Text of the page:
(click on the image and you'll find it in a mousepad - be sure to read it - it made me laugh out loud just now)
This dress had a toile sort of print on it. Burgundy floral pattern on a cream background. The seams ran from the floor to the shoulder, and at the bodice, the seams were bordered by burgundy grosgrain ribbon that I tied in the back. In that dress, I felt as perfectly clothed as if the thing had grown from my own flesh, and I was as happy as a storybook princess.
The dress fit because it was made for me. My mom made it - she and I together made most of my dresses back then - back before I was old enough to realize that the ordinary, common sewing of clothing was a creative work of textile sculpture. That was a beautiful dress.
The perfect happiness of wearing that perfect dress, made to perfectly fit me in colors that suited me, feeling it sweep against my ankles when I walked, knowing it was hemmed to skim the floor ... that is how I feel when I read Anne Fadiman's writing. Her essays are so rich (her vocabulary!! she must have a whole thesaurus in her head), and soothing to the inner ear, and sudden-laugh-out-loud funny, and deeply moving that I will want to read them over and over throughout my life. I plan to keep a small Anne Fadiman library of books (she needs to write lots more!) by my bedside, and on any day when I go to my bed all churned up and rubbed the wrong way, my failsafe remedy will be to read a bit from one of these slim little volumes of familiar essays.
Too much? You think that recommendation is too effusive? Well, I scoff at your scorn. And I offer proof. Here is a passage:
"...[T]o swoop your net through the air and see something fluttering inside; to snatch that bit of life from the rich chaos of nature into your own comparatively lackluster world, which it instantly brightened and enlarged; to look it up in Klots and name it and know it — well, after you did that a few times, it was hard to muster much enthusiasm for Parcheesi."That is from the interview at Powells.com. It is a passage from At Large and At Small. She and her brother were avid (the word isn't quite obsessive enough for what they did) bug collectors when they were children. She begins the chapter "The Joy of Sesquipedalians" in Ex Libris like this:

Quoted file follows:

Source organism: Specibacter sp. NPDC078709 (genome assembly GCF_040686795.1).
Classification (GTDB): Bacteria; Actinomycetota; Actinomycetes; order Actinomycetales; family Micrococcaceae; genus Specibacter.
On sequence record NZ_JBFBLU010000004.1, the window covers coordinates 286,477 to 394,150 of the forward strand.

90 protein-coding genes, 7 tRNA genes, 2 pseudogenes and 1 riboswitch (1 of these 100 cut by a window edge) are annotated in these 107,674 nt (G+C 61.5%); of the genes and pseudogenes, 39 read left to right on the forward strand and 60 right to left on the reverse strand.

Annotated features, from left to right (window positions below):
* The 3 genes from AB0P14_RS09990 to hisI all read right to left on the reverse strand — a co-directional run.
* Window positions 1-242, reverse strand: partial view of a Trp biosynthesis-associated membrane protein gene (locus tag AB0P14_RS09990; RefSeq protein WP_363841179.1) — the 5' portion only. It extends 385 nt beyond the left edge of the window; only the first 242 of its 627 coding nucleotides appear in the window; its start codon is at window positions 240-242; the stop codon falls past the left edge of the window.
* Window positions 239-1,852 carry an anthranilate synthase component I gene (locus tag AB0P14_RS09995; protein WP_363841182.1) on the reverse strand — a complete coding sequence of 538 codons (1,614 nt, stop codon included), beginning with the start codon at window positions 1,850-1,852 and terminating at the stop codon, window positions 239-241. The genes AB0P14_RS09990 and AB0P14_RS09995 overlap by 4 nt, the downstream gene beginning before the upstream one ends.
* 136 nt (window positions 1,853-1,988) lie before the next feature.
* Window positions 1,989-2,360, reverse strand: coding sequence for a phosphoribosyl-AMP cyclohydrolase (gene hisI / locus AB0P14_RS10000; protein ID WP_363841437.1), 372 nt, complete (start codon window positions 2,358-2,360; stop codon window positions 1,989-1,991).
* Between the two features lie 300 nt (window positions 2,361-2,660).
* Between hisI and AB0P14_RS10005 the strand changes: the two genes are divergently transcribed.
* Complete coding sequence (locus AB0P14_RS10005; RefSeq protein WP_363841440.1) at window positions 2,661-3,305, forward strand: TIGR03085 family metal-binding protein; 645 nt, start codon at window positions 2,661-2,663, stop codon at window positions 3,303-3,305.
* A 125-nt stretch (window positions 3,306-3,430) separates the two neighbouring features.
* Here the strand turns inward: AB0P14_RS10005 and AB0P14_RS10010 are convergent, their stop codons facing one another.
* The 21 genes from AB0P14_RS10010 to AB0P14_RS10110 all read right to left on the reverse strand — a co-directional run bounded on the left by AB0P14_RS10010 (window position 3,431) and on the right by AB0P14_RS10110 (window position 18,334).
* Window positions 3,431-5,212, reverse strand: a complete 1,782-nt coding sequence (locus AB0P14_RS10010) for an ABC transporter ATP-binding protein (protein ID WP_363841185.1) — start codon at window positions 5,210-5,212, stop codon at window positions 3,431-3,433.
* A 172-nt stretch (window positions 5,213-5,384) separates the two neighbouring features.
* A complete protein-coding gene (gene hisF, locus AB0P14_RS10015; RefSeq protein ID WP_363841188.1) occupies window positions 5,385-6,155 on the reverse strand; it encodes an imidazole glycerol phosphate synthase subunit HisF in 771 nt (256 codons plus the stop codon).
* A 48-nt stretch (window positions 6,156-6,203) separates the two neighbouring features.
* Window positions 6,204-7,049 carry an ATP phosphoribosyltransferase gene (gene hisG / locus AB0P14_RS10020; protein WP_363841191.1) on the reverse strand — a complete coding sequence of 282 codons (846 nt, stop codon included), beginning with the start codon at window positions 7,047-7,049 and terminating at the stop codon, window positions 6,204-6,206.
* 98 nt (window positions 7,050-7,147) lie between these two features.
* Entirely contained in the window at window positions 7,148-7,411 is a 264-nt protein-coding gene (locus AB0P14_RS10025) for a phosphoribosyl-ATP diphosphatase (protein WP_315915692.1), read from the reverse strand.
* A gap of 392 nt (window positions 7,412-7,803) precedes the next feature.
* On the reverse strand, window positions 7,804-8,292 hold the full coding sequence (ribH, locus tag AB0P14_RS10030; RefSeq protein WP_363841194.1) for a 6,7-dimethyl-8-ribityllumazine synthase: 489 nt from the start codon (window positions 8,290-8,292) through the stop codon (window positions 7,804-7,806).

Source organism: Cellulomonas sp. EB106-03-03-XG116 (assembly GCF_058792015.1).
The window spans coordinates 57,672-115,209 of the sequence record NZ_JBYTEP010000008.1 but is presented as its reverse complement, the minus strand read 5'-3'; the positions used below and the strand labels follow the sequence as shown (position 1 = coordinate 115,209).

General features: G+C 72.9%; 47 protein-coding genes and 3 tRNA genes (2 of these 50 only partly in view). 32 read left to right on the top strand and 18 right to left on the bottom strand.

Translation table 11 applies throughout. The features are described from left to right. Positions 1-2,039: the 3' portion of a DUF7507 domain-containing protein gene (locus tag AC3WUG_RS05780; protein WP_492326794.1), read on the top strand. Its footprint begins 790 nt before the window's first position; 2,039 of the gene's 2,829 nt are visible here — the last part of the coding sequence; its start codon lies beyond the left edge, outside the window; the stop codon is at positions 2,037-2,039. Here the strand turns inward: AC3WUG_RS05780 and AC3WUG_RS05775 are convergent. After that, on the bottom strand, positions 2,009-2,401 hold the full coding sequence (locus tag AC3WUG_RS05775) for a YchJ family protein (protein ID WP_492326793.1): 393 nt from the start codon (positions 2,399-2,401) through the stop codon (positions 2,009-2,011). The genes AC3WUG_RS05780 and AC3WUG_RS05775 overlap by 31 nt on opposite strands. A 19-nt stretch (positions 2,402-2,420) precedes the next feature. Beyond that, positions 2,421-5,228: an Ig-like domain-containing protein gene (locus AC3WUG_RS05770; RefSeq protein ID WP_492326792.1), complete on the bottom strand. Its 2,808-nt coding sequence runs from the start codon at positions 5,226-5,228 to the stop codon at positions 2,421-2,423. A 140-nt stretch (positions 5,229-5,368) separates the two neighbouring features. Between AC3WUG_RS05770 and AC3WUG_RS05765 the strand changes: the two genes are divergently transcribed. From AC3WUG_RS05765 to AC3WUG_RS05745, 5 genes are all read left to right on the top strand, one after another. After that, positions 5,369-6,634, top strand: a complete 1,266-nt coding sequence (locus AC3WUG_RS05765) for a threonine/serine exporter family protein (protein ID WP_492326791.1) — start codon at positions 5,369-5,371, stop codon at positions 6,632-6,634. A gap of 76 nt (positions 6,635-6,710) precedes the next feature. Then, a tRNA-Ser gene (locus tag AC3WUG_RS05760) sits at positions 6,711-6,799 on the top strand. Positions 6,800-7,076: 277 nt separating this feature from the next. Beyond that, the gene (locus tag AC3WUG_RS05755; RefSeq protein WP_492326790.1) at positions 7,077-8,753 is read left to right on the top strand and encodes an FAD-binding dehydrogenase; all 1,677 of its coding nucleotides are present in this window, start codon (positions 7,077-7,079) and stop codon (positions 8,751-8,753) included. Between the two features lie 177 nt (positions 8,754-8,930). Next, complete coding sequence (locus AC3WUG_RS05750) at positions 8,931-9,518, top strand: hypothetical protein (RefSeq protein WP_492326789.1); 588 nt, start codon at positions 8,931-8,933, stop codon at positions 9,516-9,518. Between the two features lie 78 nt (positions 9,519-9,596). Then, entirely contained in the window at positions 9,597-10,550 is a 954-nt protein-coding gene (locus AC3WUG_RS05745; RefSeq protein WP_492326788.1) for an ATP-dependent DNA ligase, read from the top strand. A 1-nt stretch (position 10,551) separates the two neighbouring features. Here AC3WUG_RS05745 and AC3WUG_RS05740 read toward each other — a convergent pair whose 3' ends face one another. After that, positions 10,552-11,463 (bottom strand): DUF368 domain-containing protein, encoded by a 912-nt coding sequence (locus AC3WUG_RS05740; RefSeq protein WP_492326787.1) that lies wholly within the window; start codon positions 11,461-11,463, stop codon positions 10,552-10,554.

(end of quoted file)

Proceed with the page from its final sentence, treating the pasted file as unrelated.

"When my brother, Kim, and I were children, our father used to tell us stories about a bookworm named Wally. Wally, a squiggly little vermicule with a red baseball cap, didn't merely like books. He ate them. The monosyllables he found in most children's books failed to satisfy his voracious appetite, so he turned instead to the dictionary, which offered a richer bill of fare. In Wally the Wordworm, a chronicle of some of our hero's lexicographic adventures that my father wrote when I was eleven, Wally savored such high-calorie morsels as syzygy, ptarmigan - which tasted pterrible at first, until he threw away the p - and sesquipedalian, which looks as if it means "long word" and in fact, does."
See? She's pure deliciousness, she is. I adore her.
Anyway, I am picking up just enough from him so that I can almost see the structure of what I have always called "chords." These musical sounds are combination sounds - several notes at once, with the notes cooperating together in a specified way. In "solfège," which is the "do, re, mi" way of singing or playing a scale (like the von Trapps and their governess did - remember? Do, a deer, a female deer?") if you play the notes of do, mi, and so, all at the same time, you have a "I" (one) chord. Or, that's what I have always thought - apparently, what you have is a triad with the root as its base and not an inversion of the triad. Whatever.
The reason I am bringing this up is because it has come to me that this is a good metaphor for my life right now. My life has become so fully about a few specifically chosen things which function together in a specified way, that it is as if I am living in chords - triads - inversions - variations on a harmonic theme. And it works. This is music.
And the thing that surprises me is that all the notes are playing at the same time. When I first learned to play the piano, I learned to practice one hand at a time, practice with a metronome, practice very very slowly until I could do it consistently, and then only gradually come up to tempo. Work on the finger exercises until they were part of muscle memory. Take great pains to learn it right because unlearning was so horrible.
I figured out that life works that way too. In order to function well, it is necessary to play one hand at at time. Focus. Stop trying to play too much too fast too soon.
What I did not know is that it is possible to concentrate on the parts so well for so long that eventually a whole sonata breaks through. The undertones of mystery, longing, worship, communion ... the strong and purposeful rhythms of a daily life - of cooking, cleaning, washing, ironing, folding, polishing, arranging, experimenting ... the barely perceptible building of tempo and breadth and complication in a life of intellectual pursuits ... the artistry of crescendo and decrescendo, movements, counterpoint, paint or needle and thread or words ... all at once, just when I thought the finger exercises had exhausted my ability to listen, it comes together and makes music. And it is beautiful.